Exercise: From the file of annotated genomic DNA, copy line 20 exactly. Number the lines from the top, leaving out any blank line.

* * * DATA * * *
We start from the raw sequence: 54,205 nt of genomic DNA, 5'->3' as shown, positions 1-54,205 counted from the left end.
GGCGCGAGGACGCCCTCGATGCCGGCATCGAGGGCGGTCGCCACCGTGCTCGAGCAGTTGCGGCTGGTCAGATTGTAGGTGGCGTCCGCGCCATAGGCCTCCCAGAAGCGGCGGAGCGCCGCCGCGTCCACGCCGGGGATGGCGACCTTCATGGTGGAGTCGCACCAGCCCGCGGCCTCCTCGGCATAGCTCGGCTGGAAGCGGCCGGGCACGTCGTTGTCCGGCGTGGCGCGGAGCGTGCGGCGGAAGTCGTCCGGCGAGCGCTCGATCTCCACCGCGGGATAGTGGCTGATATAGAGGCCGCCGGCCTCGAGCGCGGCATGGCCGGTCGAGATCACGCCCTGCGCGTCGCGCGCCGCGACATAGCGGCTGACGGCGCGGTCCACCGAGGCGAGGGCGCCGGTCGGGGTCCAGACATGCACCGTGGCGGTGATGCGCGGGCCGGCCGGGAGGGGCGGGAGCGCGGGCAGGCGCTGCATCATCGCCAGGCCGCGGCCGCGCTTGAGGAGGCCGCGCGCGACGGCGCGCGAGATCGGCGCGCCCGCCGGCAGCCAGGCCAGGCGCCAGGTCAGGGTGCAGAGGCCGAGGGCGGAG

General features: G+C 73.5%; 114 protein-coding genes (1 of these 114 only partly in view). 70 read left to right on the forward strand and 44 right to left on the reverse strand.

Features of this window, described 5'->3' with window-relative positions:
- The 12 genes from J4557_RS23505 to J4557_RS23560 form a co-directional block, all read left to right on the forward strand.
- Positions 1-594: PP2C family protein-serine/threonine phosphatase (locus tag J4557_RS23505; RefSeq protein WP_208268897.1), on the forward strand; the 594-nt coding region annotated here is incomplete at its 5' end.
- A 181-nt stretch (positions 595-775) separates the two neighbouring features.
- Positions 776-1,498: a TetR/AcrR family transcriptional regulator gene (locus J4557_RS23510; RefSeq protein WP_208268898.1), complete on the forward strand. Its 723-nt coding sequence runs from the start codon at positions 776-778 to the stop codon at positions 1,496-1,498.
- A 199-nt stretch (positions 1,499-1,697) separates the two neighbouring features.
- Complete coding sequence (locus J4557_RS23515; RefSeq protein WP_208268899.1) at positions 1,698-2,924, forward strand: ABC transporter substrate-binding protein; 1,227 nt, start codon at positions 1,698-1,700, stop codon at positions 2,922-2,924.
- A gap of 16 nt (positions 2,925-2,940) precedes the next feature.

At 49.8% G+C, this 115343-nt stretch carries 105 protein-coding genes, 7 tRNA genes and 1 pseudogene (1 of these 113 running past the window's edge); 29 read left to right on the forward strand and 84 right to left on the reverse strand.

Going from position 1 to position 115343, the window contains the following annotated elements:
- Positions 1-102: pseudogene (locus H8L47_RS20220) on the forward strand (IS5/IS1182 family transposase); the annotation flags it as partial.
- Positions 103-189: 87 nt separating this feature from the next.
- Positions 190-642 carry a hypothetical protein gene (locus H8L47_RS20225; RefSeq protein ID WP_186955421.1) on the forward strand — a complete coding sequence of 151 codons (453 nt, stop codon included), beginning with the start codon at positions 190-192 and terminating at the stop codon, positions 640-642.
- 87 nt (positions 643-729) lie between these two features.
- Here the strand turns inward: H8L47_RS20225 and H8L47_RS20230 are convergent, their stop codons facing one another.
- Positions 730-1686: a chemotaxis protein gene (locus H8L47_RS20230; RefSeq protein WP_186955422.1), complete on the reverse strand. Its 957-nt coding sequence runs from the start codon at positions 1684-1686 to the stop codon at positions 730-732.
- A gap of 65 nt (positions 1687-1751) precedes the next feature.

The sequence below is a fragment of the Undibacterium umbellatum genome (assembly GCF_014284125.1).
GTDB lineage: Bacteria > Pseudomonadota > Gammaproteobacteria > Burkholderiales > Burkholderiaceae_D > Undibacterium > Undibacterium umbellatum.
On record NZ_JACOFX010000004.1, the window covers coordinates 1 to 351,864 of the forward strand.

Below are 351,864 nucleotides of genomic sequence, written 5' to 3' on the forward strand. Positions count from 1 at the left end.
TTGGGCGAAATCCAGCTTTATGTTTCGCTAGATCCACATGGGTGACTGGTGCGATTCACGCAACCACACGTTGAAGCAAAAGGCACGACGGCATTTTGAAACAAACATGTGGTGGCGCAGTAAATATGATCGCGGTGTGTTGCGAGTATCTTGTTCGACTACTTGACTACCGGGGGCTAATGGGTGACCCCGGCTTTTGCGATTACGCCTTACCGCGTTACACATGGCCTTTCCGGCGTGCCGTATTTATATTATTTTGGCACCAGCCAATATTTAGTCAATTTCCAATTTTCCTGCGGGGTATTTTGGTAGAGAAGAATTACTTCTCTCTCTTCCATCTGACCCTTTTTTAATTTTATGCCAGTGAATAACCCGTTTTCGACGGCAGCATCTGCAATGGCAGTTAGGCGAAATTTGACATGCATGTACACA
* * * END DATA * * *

- A gap of 65 nt (positions 1687-1751) precedes the next feature.